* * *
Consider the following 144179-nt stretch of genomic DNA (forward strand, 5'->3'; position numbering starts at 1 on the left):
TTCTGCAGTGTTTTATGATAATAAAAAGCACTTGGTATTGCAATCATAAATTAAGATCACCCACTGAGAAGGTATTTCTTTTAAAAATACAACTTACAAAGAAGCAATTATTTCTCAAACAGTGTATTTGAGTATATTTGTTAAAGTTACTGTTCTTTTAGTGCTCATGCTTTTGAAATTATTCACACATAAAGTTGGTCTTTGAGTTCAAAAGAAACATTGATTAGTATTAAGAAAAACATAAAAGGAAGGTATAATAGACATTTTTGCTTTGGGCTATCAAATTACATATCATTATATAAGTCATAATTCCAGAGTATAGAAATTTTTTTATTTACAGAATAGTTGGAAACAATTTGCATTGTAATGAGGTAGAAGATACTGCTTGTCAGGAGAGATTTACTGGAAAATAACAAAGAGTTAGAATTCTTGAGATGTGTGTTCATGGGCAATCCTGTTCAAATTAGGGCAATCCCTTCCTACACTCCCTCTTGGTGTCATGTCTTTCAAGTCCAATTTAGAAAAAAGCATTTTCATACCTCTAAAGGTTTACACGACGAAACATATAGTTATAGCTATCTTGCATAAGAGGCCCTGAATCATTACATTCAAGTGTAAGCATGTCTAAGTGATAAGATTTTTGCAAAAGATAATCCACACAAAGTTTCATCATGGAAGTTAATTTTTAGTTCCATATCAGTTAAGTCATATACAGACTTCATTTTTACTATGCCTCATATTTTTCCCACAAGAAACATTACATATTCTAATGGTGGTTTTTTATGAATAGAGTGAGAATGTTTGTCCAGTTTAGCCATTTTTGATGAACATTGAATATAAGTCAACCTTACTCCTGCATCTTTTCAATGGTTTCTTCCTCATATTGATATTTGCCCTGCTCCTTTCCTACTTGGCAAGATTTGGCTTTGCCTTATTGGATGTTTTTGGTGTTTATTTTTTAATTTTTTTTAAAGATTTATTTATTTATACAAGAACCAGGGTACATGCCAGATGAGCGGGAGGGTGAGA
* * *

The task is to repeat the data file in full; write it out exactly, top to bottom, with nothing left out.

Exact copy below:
Consider the following 144179-nt stretch of genomic DNA (forward strand, 5'->3'; position numbering starts at 1 on the left):
TTCTGCAGTGTTTTATGATAATAAAAAGCACTTGGTATTGCAATCATAAATTAAGATCACCCACTGAGAAGGTATTTCTTTTAAAAATACAACTTACAAAGAAGCAATTATTTCTCAAACAGTGTATTTGAGTATATTTGTTAAAGTTACTGTTCTTTTAGTGCTCATGCTTTTGAAATTATTCACACATAAAGTTGGTCTTTGAGTTCAAAAGAAACATTGATTAGTATTAAGAAAAACATAAAAGGAAGGTATAATAGACATTTTTGCTTTGGGCTATCAAATTACATATCATTATATAAGTCATAATTCCAGAGTATAGAAATTTTTTTATTTACAGAATAGTTGGAAACAATTTGCATTGTAATGAGGTAGAAGATACTGCTTGTCAGGAGAGATTTACTGGAAAATAACAAAGAGTTAGAATTCTTGAGATGTGTGTTCATGGGCAATCCTGTTCAAATTAGGGCAATCCCTTCCTACACTCCCTCTTGGTGTCATGTCTTTCAAGTCCAATTTAGAAAAAAGCATTTTCATACCTCTAAAGGTTTACACGACGAAACATATAGTTATAGCTATCTTGCATAAGAGGCCCTGAATCATTACATTCAAGTGTAAGCATGTCTAAGTGATAAGATTTTTGCAAAAGATAATCCACACAAAGTTTCATCATGGAAGTTAATTTTTAGTTCCATATCAGTTAAGTCATATACAGACTTCATTTTTACTATGCCTCATATTTTTCCCACAAGAAACATTACATATTCTAATGGTGGTTTTTTATGAATAGAGTGAGAATGTTTGTCCAGTTTAGCCATTTTTGATGAACATTGAATATAAGTCAACCTTACTCCTGCATCTTTTCAATGGTTTCTTCCTCATATTGATATTTGCCCTGCTCCTTTCCTACTTGGCAAGATTTGGCTTTGCCTTATTGGATGTTTTTGGTGTTTATTTTTTAATTTTTTTTAAAGATTTATTTATTTATACAAGAACCAGGGTACATGCCAGATGAGCGGGAGGGTGAGA